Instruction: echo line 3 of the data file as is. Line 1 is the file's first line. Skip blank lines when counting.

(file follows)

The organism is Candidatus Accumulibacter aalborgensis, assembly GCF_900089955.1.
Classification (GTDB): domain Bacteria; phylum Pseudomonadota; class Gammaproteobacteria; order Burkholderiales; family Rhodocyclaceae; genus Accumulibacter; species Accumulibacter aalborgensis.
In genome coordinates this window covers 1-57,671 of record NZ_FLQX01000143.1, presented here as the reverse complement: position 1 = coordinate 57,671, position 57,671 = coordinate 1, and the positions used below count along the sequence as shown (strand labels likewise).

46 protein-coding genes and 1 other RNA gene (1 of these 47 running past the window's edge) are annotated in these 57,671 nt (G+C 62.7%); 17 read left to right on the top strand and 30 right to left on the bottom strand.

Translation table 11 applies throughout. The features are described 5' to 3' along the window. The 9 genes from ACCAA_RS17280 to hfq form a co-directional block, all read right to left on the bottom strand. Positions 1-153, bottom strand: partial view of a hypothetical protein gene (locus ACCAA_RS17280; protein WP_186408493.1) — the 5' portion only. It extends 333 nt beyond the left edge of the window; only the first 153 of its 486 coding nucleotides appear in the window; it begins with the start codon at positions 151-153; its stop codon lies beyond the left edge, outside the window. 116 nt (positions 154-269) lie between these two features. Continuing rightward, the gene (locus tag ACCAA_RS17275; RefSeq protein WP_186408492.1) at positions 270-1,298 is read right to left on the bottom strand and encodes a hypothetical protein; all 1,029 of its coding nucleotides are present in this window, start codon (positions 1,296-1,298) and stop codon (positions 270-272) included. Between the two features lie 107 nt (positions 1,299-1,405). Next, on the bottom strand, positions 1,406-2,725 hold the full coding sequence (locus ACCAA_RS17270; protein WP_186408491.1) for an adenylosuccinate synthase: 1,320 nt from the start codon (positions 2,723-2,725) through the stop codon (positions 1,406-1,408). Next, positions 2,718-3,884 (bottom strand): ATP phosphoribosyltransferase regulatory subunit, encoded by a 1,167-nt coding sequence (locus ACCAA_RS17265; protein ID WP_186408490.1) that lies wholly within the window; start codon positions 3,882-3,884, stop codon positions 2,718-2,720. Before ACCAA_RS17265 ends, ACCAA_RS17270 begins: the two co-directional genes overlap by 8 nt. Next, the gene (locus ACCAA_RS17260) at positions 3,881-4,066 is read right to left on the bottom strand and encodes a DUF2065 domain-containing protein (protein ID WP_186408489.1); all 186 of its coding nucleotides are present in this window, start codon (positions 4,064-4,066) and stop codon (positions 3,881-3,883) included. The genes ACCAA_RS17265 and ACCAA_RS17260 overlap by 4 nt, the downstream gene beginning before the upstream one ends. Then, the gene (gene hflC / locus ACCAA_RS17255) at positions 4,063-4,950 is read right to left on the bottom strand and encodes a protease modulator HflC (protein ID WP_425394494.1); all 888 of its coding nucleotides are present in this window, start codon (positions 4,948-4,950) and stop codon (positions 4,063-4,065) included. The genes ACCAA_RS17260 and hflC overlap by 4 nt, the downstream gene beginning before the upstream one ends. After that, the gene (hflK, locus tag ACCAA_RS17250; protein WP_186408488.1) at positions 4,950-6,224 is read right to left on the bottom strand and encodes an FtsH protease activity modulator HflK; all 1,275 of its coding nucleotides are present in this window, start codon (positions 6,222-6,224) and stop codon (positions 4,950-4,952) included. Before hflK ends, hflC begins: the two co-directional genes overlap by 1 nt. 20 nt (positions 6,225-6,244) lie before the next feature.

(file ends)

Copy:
In genome coordinates this window covers 1-57,671 of record NZ_FLQX01000143.1, presented here as the reverse complement: position 1 = coordinate 57,671, position 57,671 = coordinate 1, and the positions used below count along the sequence as shown (strand labels likewise).